AT&T's $49 billion acquisition of satellite broadcaster DirecTV won final regulatory approval Friday, clearing the way for a new powerhouse in broadband and video services.
The US Federal Communications Commission said it approved the plan, announced last year, with conditions drawn up to ensure competition and more deployment of high-speed Internet connections.
Earlier this week, FCC chairman Tom Wheeler said he had circulated an order approving the mega-deal and the Justice Department said it would not block the merger.
The deal merges AT&T, which offers Internet and television in parts of the US and is one of the biggest wireless carriers, with DirecTV's more than 20 million subscribers.
That creates the largest pay TV provider in the US, but also opens up possibilities for other online services and packages.
"This transaction allows us to significantly expand our high-speed Internet service to reach millions more households, which is a perfect complement to our coast-to-coast TV and mobile coverage," AT&T chairman and chief executive Randall Stephenson said, in announcing the completion of the deal.
"We're now a fundamentally different company with a diversified set of capabilities and businesses that set us apart from the competition."
Stephenson added that the deal "is all about giving customers more choices for great video entertainment integrated with mobile and high-speed Internet service,"
He added that "we'll now be able to meet consumers' future entertainment preferences, whether they want traditional TV service with premier programming, their favorite content on a mobile device, or video streamed over the Internet to any screen."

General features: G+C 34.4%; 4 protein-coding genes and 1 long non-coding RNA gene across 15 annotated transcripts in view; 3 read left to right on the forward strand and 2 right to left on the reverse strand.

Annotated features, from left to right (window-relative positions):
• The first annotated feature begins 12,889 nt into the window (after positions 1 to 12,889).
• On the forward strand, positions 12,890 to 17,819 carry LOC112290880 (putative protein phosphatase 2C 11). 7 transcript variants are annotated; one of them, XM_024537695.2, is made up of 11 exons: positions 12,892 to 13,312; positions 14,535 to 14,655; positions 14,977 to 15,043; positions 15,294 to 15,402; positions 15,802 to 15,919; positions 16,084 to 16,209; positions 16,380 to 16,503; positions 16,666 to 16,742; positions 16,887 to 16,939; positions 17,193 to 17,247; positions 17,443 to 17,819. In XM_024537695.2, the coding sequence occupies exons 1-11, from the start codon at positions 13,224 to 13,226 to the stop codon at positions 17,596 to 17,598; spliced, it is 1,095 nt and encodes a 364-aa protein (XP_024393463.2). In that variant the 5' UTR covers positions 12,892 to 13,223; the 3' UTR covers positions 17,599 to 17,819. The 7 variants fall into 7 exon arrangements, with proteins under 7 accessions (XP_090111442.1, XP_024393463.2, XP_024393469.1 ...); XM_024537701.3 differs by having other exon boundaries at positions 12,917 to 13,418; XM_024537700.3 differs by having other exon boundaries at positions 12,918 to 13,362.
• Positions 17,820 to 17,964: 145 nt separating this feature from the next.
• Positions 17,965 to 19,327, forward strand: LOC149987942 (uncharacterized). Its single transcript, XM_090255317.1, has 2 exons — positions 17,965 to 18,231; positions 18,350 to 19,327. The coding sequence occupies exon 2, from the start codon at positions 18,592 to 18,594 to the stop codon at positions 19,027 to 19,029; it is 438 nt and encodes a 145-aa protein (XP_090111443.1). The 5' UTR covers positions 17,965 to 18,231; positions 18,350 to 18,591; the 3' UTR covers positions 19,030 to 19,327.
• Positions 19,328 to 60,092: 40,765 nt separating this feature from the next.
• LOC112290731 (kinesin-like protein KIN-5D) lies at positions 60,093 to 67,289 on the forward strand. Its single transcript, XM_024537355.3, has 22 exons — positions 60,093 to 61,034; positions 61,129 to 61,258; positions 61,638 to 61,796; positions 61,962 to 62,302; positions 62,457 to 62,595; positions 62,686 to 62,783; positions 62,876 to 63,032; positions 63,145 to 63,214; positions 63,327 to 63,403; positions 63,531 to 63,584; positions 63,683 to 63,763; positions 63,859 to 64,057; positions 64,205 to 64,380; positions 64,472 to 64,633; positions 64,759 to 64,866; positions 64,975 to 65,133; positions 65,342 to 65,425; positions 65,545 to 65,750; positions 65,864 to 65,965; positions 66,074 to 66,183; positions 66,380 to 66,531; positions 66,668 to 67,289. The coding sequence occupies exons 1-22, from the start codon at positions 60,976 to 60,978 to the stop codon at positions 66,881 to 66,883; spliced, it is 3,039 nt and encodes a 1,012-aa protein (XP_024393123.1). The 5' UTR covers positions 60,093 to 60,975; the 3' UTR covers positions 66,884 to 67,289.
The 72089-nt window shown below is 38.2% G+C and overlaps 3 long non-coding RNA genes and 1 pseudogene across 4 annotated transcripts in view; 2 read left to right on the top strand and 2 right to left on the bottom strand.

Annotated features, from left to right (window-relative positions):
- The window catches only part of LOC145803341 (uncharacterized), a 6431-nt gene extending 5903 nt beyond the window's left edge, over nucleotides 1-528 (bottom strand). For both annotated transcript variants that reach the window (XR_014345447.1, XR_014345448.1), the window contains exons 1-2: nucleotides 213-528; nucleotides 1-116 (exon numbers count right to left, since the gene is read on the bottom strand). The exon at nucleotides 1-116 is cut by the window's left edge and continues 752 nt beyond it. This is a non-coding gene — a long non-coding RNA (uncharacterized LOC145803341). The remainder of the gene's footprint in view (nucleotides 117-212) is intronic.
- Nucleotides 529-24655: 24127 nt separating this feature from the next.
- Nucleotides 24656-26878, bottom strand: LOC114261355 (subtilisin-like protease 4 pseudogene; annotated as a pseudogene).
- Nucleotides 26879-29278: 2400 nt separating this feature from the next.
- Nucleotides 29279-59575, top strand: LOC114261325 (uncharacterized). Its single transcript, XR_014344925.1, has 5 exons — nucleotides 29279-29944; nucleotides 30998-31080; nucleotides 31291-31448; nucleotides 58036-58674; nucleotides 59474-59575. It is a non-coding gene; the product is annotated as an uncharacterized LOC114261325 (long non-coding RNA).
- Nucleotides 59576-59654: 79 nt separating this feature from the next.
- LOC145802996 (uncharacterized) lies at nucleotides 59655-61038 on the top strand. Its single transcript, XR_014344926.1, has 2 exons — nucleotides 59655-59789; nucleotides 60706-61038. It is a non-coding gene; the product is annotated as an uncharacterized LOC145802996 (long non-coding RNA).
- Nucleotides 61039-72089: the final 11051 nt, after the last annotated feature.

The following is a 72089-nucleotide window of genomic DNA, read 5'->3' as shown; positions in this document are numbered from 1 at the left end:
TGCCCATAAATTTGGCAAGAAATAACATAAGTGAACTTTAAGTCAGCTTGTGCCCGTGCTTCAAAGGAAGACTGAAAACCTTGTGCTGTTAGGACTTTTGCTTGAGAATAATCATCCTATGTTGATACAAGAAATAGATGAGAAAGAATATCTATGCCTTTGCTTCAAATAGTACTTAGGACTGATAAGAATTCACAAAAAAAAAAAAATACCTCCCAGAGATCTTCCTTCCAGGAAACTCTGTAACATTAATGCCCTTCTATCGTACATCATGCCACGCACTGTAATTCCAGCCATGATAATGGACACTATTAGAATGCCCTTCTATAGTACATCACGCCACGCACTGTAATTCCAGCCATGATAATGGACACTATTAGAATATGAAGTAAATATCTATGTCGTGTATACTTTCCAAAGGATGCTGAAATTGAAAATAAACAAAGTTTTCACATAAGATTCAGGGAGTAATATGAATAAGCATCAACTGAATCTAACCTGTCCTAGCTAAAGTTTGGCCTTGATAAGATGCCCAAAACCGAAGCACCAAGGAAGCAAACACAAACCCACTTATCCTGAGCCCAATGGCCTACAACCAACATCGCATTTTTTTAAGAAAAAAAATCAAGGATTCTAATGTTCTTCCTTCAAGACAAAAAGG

AT&T said it becomes "the largest pay TV provider in the US and the world," with 26 million US customers and 19 million in Latin America, including subscribers of Sky Mexico in which DirecTV holds a stake.
- Conditions included -
The news comes three months after regulators blocked a massive merger plan of cable giants Comcast and Time Warner Cable, claiming it would concentrate too much market power in the market for high-speed Internet.
But merging AT&T and DirecTV could help competition because the telecom giant and satellite broadcaster do not have the same geographical territories as the traditional cable firms.
The conditions include a "buildout" of high-speed Internet to an additional 12.5 million customers, and the merged company will be required to offer discounted services for low-income consumers.
The FCC also will bar the combined firm from discriminating against rival video firms such as Netflix and Hulu and abid by other aspects of the FCC's "Open Internet" rules.
The conditions "address potential harms presented by the combination" and "also ensure that the benefits of the merger will be realized," the FCC statement said.
The Justice Department said this week its review found the plan "does not pose a significant risk to competition."
Consumer organizations had mostly opposed the deal, arguing the huge tie-ups could lead to higher prices and degraded service.
Earlier this week, John Bergmayer at the consumer activist group Public Knowledge welcomed the FCC's conditions but said "no one should imagine that this has solved the underlying problem of our lack of competition."
The deal comes amid a growing migration of consumers to Internet-based television services like Netflix and Hulu, with some losses in traditional cable and other pay TV subscriptions.
Though the number of cable "cord cutters" has been relatively modest in recent years, analysts expect this trend to accelerate, which could have a major impact on the television industry.